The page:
In time, even the good teachers were clueless about the extent to which they were stewing their classes in subtle state worship. They rarely taught that there was a different perspective because they didn’t know there was one. (And when the blind lead the blind, the final destination is never pretty).
Moreover, the slope was more than a little slippery, for once education became a government duty, almost everything else eventually followed suit. They bankrupted themselves economically and morally in the illusion that life would be better and cheaper if they evaded their personal responsibilities.
More than 20 years ago, in an article on public education titled “Dissatisfaction Guaranteed and No Money Back,” I myself wrote that government schooling creates endless and needless controversy. It erodes the values that underpin a free society at the same time.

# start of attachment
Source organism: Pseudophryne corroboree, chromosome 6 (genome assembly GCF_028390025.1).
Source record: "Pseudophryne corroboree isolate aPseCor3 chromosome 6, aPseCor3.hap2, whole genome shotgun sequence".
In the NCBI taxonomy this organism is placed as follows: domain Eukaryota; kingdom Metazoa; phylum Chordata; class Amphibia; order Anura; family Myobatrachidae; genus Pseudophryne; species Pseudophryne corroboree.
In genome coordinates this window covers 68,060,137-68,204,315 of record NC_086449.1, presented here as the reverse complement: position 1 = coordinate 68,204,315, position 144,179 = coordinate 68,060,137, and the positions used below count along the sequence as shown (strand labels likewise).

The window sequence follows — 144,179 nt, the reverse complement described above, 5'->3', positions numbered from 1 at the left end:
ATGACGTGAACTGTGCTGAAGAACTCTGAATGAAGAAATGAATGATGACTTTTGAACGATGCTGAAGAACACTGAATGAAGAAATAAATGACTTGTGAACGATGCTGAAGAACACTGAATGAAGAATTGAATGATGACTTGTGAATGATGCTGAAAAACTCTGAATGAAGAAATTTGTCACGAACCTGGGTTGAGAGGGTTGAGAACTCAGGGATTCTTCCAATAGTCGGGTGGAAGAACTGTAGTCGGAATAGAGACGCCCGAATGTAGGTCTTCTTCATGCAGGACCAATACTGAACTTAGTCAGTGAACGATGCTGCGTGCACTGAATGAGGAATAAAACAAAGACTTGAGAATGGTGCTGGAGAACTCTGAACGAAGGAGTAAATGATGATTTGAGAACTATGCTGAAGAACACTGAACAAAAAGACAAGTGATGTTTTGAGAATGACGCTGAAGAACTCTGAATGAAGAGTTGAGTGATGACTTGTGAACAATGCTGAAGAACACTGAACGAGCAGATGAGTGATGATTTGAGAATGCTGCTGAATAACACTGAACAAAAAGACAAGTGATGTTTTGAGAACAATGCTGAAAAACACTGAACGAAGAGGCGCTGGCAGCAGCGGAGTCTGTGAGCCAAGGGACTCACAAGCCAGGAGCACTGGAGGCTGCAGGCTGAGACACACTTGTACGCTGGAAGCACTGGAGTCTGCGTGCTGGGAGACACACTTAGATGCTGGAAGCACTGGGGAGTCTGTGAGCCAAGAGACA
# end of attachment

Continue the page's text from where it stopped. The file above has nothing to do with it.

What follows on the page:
So you can imagine my ready approval when I recently came across that quote from the late Gerrit H. Wormhoudt (pictured above). His book, Opting Out, was released by Jameson Books less than two months ago. I recommend it highly, particularly if you are a student of law. It exudes wisdom on every page.
Gerrit’s name may not be familiar to most readers. He wasn’t the sort who sought the limelight, preferring instead to do good work for liberty quietly or behind the scenes. A Kansas native, he practiced law for more than half a century – including before the US Supreme Court and the Courts of Appeals for the 9th and 10th Circuits, federal district courts, and the trial and appellate courts of his home state.